As apparent from Table 9, if 0.05% or more of the surfactant is mixed, the percentage collapse into powder is very low and also the hardness is sufficient, whereas, if the surfactant is not used (Comparative example 8, again listed), the percentage collapse into powder is high and also the hardness is insufficient. This shows that even if extremely fine powder as small as 300 mesh pass occupies the total amount of powder, if no surfactant (having a HLB of 7 or more) is employed, it is impossible to attain the objects of the present invention.

EXAMPLE 19

To 1 Kg of powder of sorbic acid having the same particle size distribution as that of sample B of Example 13 were added 10 g of each of mixtures of surfactants having different HLBs of 4.6-6.9, obtained by mixing a polyoxyethylene sorbitan monostearate (the same product as that employed in Example 18) with an edible oil glyceride (HLB: 3.5, Atmul 124 (trade name) made by Atlas Chemical Industries, U.S.A.), and they were mixed together. While 250 g of water was portion-wise mixed with the mixtures obtained above, extrusion-granulation was repeated 5 times, to give results which were all practically usable, as shown below in Table 10, although the amounts of water required were different.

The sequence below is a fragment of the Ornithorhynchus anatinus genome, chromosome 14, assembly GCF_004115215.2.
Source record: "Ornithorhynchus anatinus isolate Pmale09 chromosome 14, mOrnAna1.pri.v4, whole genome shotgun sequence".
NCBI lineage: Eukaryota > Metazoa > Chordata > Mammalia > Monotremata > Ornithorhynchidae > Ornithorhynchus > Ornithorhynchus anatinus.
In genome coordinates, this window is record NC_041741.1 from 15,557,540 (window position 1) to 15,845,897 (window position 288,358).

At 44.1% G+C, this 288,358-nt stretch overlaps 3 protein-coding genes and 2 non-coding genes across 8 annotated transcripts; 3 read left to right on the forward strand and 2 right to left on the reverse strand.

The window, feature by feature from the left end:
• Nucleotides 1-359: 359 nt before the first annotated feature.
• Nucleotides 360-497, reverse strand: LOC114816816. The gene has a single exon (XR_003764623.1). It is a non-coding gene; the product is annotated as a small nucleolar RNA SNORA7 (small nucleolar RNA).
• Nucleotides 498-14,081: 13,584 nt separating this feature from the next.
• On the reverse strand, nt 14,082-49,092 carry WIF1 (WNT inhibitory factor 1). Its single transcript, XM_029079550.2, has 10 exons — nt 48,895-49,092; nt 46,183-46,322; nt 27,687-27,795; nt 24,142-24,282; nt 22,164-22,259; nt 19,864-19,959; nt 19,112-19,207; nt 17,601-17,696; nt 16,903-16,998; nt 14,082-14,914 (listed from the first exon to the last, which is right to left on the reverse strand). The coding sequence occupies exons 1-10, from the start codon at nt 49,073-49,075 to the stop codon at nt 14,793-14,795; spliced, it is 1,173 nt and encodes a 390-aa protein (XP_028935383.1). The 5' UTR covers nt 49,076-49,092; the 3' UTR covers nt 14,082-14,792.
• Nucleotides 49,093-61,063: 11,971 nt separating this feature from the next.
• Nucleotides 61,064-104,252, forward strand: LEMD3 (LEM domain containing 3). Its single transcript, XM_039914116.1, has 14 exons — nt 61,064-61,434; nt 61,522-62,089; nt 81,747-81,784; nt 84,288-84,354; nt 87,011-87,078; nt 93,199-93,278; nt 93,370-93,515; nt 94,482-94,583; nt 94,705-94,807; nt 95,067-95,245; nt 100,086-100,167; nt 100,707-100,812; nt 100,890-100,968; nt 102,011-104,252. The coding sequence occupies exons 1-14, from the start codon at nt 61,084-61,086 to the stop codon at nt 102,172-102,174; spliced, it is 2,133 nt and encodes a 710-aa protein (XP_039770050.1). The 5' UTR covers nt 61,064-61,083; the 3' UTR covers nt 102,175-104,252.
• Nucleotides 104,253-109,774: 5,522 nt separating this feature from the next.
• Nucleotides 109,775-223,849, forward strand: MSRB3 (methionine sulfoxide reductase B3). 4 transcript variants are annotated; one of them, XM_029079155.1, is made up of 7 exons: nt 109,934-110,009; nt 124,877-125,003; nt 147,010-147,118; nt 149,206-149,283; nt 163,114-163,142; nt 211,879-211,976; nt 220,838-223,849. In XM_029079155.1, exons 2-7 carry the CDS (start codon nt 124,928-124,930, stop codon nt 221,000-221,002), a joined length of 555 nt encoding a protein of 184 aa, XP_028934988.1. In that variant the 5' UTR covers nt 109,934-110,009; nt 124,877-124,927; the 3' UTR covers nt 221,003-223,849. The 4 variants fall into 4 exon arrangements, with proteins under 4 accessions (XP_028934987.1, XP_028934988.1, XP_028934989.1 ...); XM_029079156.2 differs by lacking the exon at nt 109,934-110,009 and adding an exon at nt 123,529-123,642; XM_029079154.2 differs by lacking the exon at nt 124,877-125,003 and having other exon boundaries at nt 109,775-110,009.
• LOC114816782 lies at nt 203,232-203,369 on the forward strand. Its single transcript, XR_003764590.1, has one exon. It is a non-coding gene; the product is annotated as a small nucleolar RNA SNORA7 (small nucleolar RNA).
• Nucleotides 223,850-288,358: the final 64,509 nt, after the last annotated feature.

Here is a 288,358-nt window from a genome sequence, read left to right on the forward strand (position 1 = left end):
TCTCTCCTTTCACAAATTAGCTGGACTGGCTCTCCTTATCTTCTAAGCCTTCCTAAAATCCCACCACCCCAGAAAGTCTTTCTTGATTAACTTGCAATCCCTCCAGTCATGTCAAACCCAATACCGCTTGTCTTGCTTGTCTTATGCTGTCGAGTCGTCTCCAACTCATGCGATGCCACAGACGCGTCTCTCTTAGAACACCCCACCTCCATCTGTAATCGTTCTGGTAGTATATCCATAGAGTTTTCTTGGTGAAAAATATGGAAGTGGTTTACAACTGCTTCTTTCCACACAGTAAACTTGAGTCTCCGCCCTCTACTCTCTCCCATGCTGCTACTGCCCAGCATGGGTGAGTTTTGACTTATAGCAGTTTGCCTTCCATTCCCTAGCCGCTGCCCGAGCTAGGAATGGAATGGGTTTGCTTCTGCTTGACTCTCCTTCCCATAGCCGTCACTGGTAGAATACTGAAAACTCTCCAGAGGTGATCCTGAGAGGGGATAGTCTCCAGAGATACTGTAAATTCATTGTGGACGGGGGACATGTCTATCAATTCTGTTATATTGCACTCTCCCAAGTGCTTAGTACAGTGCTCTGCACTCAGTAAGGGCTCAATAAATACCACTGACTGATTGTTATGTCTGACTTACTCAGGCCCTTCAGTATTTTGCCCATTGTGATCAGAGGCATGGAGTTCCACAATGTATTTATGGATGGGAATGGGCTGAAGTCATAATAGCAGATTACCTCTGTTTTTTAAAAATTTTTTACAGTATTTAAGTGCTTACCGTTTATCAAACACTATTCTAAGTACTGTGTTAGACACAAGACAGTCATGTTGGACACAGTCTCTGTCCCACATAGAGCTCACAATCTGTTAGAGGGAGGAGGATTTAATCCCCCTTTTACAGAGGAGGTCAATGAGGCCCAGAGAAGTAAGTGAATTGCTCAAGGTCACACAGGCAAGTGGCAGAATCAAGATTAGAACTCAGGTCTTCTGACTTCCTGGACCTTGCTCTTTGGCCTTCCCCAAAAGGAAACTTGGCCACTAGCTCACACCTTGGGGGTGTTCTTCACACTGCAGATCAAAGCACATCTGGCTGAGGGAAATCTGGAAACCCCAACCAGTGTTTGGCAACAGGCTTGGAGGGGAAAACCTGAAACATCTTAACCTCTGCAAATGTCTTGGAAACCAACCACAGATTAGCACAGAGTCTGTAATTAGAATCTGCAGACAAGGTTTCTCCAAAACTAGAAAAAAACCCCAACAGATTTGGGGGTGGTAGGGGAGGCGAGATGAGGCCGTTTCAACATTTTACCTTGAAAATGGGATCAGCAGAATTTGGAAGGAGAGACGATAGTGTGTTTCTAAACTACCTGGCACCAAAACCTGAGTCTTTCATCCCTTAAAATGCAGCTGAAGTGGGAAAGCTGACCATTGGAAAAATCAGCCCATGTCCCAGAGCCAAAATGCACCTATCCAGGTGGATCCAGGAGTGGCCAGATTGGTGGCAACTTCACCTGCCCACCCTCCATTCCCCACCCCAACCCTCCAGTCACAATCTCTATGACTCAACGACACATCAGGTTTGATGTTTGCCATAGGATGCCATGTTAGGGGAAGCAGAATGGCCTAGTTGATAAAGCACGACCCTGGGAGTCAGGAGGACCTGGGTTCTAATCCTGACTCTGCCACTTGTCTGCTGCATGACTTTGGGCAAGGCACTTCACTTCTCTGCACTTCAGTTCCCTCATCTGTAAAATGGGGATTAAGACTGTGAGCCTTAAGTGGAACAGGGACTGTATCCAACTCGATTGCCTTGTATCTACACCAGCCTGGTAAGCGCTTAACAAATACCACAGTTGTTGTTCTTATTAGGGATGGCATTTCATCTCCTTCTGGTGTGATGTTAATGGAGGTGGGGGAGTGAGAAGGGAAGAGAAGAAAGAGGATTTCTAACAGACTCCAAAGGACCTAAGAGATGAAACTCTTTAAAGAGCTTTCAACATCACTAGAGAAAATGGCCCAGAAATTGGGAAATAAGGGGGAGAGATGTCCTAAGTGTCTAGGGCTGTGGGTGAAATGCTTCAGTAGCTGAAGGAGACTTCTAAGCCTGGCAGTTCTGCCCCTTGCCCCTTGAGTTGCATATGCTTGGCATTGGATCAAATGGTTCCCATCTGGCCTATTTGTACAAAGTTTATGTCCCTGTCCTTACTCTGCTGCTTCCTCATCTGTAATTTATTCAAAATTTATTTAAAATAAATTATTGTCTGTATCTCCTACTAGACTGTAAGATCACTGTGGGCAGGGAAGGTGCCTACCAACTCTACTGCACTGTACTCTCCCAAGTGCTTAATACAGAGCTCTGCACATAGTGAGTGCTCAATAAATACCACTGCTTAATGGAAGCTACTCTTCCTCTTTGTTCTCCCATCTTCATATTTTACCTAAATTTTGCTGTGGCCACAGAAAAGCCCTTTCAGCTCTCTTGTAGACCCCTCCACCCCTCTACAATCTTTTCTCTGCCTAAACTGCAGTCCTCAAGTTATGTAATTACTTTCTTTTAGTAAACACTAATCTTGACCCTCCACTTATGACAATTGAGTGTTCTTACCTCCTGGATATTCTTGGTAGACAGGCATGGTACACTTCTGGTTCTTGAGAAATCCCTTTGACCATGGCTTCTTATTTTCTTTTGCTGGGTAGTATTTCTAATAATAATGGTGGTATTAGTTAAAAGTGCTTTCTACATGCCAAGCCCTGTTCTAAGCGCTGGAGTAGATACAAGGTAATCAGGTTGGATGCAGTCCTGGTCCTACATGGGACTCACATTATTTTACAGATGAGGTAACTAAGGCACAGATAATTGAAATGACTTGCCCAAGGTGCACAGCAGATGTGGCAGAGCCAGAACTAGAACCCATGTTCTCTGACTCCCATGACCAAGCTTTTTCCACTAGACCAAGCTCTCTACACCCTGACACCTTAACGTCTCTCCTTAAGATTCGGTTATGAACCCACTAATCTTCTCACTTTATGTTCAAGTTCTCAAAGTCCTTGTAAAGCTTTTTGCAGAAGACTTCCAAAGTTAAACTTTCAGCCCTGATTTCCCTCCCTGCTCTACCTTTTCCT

Table 10______________________________________Results of granulation testswith mixtures of poly-oxyethylene sorbitane monostearatehaving HLBS less than 7                        Water Percent-         Amount         con-  age         of       Shape tent  collapse         water    sta-  after into    Hard-         used     bil-  drying                              powder  nessSymbol HLB     (%)      ity   (%)   (%)     (g)______________________________________a     6.9     12       good  0.3   2 or less                                      120b     5.8     18       "     0.2   5 or less                                       70c     4.6     25       "     0.2   10 or less                                       50______________________________________